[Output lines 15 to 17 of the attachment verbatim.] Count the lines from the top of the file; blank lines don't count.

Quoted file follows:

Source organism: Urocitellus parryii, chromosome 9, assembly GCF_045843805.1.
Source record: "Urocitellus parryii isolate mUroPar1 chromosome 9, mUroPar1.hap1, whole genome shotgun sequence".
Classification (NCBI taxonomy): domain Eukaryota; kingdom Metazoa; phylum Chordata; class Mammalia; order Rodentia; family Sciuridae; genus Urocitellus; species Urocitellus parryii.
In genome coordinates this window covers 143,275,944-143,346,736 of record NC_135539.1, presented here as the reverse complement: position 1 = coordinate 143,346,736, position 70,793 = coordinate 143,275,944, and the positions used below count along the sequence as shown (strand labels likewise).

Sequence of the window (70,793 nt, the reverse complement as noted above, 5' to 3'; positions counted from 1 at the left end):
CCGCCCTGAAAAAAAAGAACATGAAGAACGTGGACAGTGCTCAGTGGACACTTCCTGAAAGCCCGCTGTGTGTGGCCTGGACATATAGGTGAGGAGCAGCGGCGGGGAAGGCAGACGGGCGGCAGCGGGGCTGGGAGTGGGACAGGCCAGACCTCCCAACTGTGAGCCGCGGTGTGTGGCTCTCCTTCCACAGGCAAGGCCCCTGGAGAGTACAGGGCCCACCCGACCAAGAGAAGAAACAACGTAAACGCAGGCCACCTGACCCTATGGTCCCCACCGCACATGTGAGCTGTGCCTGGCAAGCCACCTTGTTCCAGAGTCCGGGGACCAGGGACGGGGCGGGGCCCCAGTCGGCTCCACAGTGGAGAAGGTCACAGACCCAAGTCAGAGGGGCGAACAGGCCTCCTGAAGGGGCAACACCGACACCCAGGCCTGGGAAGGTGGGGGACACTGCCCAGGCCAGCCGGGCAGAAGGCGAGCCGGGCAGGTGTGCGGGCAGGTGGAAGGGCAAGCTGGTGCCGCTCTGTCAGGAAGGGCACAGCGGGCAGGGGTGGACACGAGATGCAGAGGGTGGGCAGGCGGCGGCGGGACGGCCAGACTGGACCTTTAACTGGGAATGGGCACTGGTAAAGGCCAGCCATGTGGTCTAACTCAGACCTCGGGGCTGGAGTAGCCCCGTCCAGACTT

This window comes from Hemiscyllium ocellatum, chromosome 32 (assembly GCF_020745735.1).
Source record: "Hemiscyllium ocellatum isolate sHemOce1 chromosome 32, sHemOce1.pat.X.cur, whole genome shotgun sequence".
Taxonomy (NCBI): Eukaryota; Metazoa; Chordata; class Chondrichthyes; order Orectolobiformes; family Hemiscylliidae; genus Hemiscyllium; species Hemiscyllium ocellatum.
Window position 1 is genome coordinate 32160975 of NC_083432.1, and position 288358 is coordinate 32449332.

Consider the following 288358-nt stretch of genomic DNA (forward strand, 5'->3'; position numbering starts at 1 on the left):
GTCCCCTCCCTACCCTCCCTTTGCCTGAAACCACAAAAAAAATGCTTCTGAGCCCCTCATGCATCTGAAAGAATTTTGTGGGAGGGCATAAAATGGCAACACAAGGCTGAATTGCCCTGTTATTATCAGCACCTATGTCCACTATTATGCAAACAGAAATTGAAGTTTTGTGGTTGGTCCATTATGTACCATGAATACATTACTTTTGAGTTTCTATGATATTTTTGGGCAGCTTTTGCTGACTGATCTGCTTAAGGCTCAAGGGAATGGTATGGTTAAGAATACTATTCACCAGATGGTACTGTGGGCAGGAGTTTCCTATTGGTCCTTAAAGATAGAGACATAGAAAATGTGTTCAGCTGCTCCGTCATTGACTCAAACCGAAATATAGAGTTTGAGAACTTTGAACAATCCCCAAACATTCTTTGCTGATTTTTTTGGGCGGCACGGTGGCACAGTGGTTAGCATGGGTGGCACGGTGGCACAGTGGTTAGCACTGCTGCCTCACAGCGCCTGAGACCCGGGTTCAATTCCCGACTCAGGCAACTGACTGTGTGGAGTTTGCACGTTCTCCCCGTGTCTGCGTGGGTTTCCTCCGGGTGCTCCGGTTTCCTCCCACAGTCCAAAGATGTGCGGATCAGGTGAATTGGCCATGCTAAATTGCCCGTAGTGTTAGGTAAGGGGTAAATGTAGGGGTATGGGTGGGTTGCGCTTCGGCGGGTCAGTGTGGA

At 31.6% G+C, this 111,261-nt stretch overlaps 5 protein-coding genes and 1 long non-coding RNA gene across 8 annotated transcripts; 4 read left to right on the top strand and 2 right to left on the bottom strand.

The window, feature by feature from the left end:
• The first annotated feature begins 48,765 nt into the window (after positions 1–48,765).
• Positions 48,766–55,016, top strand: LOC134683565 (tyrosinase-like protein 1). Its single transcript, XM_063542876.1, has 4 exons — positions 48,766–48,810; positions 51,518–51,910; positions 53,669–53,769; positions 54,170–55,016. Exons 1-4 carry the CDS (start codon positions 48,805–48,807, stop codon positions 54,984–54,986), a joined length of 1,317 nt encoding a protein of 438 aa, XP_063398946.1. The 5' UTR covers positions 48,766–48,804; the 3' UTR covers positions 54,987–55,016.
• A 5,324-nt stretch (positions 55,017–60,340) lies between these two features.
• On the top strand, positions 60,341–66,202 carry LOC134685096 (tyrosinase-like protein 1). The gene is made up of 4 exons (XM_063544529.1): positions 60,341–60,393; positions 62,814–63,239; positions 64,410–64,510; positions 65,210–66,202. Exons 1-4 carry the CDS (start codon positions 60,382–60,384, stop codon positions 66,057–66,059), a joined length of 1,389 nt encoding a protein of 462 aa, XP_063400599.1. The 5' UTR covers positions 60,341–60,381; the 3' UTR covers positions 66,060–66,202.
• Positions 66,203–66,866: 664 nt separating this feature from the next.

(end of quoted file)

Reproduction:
• The first annotated feature begins 48,765 nt into the window (after positions 1–48,765).
• Positions 48,766–55,016, top strand: LOC134683565 (tyrosinase-like protein 1). Its single transcript, XM_063542876.1, has 4 exons — positions 48,766–48,810; positions 51,518–51,910; positions 53,669–53,769; positions 54,170–55,016. Exons 1-4 carry the CDS (start codon positions 48,805–48,807, stop codon positions 54,984–54,986), a joined length of 1,317 nt encoding a protein of 438 aa, XP_063398946.1. The 5' UTR covers positions 48,766–48,804; the 3' UTR covers positions 54,987–55,016.
• A 5,324-nt stretch (positions 55,017–60,340) lies between these two features.